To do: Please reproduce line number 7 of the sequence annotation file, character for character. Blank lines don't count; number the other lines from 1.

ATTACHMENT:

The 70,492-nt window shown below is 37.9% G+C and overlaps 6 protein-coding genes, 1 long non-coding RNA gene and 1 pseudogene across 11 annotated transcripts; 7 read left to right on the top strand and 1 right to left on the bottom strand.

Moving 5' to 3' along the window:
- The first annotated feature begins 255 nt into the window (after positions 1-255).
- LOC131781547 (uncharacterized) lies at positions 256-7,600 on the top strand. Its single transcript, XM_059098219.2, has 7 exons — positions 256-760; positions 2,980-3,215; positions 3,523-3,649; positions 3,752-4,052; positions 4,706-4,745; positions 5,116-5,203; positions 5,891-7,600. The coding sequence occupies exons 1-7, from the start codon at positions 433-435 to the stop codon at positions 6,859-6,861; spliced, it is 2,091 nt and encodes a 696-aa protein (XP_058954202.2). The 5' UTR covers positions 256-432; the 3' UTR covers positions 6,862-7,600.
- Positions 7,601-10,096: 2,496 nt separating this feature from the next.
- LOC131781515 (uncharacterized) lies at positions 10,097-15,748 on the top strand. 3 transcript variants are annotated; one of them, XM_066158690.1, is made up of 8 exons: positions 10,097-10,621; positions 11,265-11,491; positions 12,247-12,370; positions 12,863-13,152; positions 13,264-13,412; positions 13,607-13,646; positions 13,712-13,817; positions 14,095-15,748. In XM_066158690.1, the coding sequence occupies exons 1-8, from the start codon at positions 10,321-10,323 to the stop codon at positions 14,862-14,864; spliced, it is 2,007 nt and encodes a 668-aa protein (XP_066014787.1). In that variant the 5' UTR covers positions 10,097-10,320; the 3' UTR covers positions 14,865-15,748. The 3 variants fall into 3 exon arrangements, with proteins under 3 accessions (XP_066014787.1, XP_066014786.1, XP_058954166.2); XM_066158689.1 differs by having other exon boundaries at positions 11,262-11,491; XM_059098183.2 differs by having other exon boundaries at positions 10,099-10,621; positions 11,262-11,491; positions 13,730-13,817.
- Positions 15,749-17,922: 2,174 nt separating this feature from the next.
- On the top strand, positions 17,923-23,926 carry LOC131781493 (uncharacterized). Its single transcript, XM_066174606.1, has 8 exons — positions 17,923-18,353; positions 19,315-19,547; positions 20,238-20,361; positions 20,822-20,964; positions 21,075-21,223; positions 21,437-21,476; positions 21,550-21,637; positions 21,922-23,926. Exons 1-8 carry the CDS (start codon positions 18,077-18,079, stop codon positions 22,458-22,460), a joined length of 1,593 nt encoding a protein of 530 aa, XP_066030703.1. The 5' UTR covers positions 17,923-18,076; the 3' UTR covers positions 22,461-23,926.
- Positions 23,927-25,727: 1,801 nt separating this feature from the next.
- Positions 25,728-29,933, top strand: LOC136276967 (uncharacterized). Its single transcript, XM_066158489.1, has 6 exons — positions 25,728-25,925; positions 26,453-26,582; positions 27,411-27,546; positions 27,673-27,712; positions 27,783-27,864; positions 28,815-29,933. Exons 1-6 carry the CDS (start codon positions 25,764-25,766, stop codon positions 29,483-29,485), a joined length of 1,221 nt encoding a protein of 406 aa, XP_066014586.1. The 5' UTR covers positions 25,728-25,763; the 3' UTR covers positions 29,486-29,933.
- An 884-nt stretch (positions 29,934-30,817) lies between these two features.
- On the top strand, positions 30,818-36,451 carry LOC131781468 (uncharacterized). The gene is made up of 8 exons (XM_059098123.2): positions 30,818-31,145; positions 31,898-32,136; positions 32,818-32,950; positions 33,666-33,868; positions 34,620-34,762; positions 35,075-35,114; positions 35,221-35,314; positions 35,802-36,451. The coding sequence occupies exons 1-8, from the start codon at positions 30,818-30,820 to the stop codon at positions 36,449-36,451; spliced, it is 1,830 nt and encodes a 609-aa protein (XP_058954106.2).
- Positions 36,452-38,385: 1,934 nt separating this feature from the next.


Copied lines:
- Positions 15,749-17,922: 2,174 nt separating this feature from the next.